"It's not a large source (of air pollution). Not as large as Federated Metals," he said. "However, it is in an area and handles materials we are concerned about."
HDEM submitted comments asking IDEM to require Whiting Metals to melt only clean scrap or, in the alternative, accurately account for emissions created by burning plastic, rubber and other materials; ensure, test and document that equipment used to control emissions is properly sized, operated and maintained; conduct tests to accurately determine the quantity of particulate and volatile organic compound emissions from the facility; and verify and accurately inventory all sources of emissions.
EPA also submitted comments, asking IDEM to require Whiting Metals to verify quantities and sources of emissions.
Previous violation discovered
HDEM, EPA and Dabertin cited several IDEM inspection reports when asking the state to refine its draft air permit for Whiting Metals.
HDEM officials discovered Whiting Metals was melting rubber along with scrap after Hammond Port Authority Director Milan Kruszynski on Sept. 8, 2016, reported black smoke exiting the roof of the factory, according to a report.
Novak and another HDEM employee inspected the factory Sept. 9 and encountered dense smoke in the furnace room. The company’s owner, Bob Griffin, told them “the smoke was due to the fact there were rubber particles mixed in with the lead,” according to the report.
Griffin told inspectors the company uses compressed air to blow rubber particles from the lead, but he admitted it appeared employees didn’t remove enough of the particles, according to the report.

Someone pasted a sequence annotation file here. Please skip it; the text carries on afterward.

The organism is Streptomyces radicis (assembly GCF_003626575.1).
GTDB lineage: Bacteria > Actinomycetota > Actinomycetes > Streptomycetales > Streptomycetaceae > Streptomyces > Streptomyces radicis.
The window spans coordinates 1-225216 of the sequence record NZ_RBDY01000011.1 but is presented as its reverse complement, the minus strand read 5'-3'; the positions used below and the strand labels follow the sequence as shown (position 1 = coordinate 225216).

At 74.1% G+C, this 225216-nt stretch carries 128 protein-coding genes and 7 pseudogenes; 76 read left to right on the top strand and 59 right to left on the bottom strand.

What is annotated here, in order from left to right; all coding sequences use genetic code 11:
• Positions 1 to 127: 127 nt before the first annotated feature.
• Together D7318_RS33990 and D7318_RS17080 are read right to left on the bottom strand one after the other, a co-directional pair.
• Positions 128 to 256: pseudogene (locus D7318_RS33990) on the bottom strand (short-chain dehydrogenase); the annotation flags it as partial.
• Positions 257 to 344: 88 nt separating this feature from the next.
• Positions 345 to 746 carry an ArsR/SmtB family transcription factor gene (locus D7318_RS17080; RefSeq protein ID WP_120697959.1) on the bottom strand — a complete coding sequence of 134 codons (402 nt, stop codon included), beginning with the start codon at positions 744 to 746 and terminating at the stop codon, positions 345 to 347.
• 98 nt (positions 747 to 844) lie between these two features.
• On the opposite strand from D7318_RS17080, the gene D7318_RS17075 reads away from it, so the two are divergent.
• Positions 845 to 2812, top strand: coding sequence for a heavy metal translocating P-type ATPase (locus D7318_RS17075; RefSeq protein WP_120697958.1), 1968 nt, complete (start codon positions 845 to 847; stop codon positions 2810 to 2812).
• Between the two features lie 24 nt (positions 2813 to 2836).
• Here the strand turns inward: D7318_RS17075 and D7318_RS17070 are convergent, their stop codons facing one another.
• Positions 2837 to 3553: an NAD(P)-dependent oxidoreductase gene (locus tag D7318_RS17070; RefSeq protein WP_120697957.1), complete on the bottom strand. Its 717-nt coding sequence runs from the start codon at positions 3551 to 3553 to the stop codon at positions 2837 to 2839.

HDEM's comments said the city has shared photographic evidence of fugitive emissions from the facility with IDEM.
“The permittee has no equipment for treating the scrap and, therefore, can only attempt to remove the contaminants manually. Manual removal of contaminants is largely impractical, so it is believed that much of these contaminants are being charged to the kettles and furnaces," HDEM's comments said. "Since the kettles and furnaces were not designed for VOC destruction and are not equipped with afterburners, VOC emissions are likely higher than noted.”
Records also show IDEM issued a violation letter to Whiting Metals in June 2014, after an inspector on May 30, 2014, found the company was not calibrating a gauge on its dust collection system or keeping records related to recalibration of the gauge.
During the May 2014 inspection, IDEM staff also noted Whiting Metals was using a reverberatory sweat furnace listed under its zinc die cast operations to process lead alloys, according to an inspection report.
Hannah Bays, environmental manager for IDEM’s Air Quality Office Permits Branch, questioned the use of the furnace in a recent email to a Whiting Metals official. Bays wrote EPA had raised the question with IDEM.
Mark Elliott, of Whiting Metals, replied the furnace “has not technically existed since 2009” and said almost none of the permitted capacity of 83 million pounds of zinc per year has been used because of a crash in the market, emails show.
“It is not anticipated that the reintroduction of (the furnace) will ever be necessary, and it would be easier to just remove it from the permit going forward," Elliott wrote.
Elliott did not list the furnace, nor two of six sweat kettles and one holding kettle used in the lead-alloying process that inspectors noted had been removed from the property, among the facility's permitted units, emails show.